one of my false<br />

visions.<br />

I thought to<br />

myself, what am I<br />

going to do? There is<br />

no cure. What is next<br />

for me? A friend of<br />

mine said to contact<br />

the <strong>Alzheimer</strong><br />

Society right away.<br />

The staff spent<br />

time answering my<br />

questions and told<br />

me of the services<br />

available. I will always remember<br />

those initial conversations and how<br />

I was helped along the way. I will<br />

admit I was leery to start programs<br />

at the <strong>Alzheimer</strong> Society, but I am<br />

enjoying my time with the Day<br />

Program, the exercises, education<br />

and all the support. No one rushes<br />

you - they are all there to help.<br />

I noticed that people seemed to<br />

be “walking on broken glass” when<br />

talking to me once they learned of<br />

my diagnosis. People need to just<br />

treat people living with dementia<br />

like people.<br />

Besides taking part in the<br />

<strong>Alzheimer</strong> Society programs, I also<br />

stay active in many community<br />

programs including: swimming,<br />

kayaking, Taoist Tai Chi, and<br />

Drum Fit. While these all help me<br />

physically, and stimulate my brain,<br />

the greatest benefit<br />

may be socializing with<br />

others.<br />

If I can find a positive,<br />

I have met so many<br />

great people that I<br />

would not have met if I<br />

didn’t have dementia.<br />

Some people when<br />

they are diagnosed with<br />

dementia just want to<br />

give up. I have decided<br />

that is not for me. I<br />

worked for 33 years on<br />

commission, so I know a<br />

bit about not giving up.”<br />

From the creators of...<br />

Welcome to ...<br />

THE CLUB<br />


There are approximately 3,000 persons living with a form of dementia in Lambton County.<br />

Our Case for Support<br />

You can help alleviate the<br />

personal and social consequences<br />

of <strong>Alzheimer</strong>’s disease and other<br />

dementias. Dementia is not a normal<br />

part of aging.<br />

Many people experience some<br />

memory loss as they get older. But only<br />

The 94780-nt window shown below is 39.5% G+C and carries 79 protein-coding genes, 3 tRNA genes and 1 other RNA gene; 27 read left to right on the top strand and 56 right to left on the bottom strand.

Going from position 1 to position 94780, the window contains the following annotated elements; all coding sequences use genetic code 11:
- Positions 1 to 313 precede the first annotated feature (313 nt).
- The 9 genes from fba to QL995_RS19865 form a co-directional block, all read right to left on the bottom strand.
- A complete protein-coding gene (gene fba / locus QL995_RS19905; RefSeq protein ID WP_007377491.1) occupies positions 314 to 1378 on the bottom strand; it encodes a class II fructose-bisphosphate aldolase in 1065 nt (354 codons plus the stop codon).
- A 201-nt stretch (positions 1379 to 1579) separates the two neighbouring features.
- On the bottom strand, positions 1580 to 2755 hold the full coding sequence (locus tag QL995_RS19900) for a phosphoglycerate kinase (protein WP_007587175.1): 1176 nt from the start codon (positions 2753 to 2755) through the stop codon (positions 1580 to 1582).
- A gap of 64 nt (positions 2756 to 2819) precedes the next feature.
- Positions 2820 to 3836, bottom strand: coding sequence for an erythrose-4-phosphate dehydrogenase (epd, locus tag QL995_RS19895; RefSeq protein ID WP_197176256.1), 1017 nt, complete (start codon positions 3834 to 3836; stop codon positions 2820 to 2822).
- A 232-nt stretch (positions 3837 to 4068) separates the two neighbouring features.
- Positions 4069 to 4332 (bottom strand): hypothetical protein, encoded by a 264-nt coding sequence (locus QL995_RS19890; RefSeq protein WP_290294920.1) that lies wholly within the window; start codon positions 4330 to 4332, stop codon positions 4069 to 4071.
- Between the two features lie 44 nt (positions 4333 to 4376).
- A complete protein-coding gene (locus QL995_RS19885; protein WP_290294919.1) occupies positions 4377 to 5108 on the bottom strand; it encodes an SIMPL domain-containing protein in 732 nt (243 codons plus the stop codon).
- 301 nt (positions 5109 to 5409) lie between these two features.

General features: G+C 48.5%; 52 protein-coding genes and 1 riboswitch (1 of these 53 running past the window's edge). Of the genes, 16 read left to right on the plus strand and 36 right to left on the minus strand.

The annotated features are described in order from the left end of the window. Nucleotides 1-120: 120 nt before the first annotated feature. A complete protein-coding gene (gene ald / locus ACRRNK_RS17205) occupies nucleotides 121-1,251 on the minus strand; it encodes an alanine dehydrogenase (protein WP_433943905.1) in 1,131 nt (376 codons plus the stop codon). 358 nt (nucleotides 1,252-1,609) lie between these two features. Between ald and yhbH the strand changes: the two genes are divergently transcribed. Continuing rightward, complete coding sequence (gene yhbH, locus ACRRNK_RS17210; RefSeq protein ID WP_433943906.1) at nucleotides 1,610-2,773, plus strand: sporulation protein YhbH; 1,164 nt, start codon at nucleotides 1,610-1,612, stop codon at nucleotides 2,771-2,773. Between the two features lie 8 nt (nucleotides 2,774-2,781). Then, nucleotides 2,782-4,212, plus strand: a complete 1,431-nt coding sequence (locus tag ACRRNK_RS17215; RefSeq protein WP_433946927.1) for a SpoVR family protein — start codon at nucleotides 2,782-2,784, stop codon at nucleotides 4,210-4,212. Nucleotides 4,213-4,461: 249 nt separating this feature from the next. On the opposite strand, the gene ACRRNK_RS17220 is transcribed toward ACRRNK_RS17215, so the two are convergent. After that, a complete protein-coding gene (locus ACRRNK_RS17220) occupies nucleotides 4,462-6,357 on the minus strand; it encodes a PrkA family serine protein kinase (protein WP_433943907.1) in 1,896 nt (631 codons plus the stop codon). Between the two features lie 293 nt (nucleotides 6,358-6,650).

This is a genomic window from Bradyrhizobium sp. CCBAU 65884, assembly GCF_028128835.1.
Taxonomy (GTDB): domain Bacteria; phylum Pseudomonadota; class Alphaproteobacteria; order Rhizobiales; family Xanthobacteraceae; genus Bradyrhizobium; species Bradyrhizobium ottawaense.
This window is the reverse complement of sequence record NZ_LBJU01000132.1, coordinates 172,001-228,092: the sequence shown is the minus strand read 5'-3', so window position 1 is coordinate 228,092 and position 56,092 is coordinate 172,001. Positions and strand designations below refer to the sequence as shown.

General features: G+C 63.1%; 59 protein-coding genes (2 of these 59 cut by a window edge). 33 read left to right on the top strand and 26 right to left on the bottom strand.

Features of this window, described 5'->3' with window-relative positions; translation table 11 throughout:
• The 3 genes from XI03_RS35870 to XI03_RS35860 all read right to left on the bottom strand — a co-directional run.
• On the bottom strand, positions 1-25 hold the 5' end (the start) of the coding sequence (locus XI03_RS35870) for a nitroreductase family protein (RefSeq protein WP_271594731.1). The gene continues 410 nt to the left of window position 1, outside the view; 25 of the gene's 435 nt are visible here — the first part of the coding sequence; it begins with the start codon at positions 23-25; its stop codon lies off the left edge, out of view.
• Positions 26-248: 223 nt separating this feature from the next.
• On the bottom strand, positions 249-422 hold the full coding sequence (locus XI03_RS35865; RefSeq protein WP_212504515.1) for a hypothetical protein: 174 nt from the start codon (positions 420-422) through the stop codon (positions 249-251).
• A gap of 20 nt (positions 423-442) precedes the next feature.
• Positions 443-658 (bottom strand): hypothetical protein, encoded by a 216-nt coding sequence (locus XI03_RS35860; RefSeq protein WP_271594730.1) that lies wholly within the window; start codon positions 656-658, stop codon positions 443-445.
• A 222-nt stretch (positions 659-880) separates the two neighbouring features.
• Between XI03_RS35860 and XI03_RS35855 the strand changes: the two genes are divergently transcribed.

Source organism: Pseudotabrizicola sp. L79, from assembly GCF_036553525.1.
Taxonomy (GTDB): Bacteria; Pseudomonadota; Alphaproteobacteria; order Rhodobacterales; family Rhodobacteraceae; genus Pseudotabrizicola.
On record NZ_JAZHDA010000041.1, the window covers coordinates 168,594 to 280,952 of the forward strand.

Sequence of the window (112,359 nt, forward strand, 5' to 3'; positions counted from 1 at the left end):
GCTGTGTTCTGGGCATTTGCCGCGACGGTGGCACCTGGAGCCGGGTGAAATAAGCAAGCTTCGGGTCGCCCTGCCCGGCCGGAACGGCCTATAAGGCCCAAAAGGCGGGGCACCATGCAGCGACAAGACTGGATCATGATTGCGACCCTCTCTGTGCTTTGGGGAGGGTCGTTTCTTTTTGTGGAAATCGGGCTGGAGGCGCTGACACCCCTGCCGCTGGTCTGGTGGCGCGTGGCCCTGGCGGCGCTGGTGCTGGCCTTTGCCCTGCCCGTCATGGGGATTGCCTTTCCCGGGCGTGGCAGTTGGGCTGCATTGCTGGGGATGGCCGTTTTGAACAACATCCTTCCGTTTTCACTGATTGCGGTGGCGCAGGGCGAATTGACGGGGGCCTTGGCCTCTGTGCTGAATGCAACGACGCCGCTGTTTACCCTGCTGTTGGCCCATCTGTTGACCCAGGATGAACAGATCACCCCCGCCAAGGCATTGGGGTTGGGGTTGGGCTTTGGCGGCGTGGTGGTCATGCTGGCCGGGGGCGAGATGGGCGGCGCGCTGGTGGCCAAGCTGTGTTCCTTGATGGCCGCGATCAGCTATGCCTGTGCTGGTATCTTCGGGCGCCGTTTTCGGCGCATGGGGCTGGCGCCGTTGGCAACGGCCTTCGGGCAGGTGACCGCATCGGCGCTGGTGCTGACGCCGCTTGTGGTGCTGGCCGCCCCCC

a portion of people develop dementia<br />

that progresses from mild to severe<br />

over several years. Dementia, like<br />

any other health condition, requires<br />

treatment and interventions to allow<br />

the person affected to have the best<br />

quality of life possible. Each year the<br />

<strong>Alzheimer</strong> Society of Sarnia-Lambton<br />

helps close to 1000 people live better<br />

with dementia.<br />

With few medical options to slow<br />

the progression of dementia and no<br />

cure, a diagnosis of dementia can feel<br />

hopeless and isolating. The services<br />

provided by the <strong>Alzheimer</strong> Society<br />

help to reduce the stigma associated<br />

with dementia and ensure people<br />

living with this disease have a network<br />

of support and the help they need to<br />

live well. Supports and services are<br />

provided to both the person living<br />

with dementia and their care partner<br />

to help them navigate the dementia<br />

journey from the very beginning.<br />

We have come a long way in the past<br />

five years, introducing new programs<br />

and services and doubling the number<br />

of clients we serve. However, our<br />

population is aging and the number<br />

of people living with dementia is<br />

expected to triple within the next 30<br />

By Marie Marcy-Smids<br />

years. We are already experiencing<br />

strain on our capacity to meet the<br />

needs of our clients, and we know this<br />

will only get worse.<br />

Wait times result in unnecessary<br />

hospital admission and early<br />

admission to long-term care<br />

Currently, our clients face waits of<br />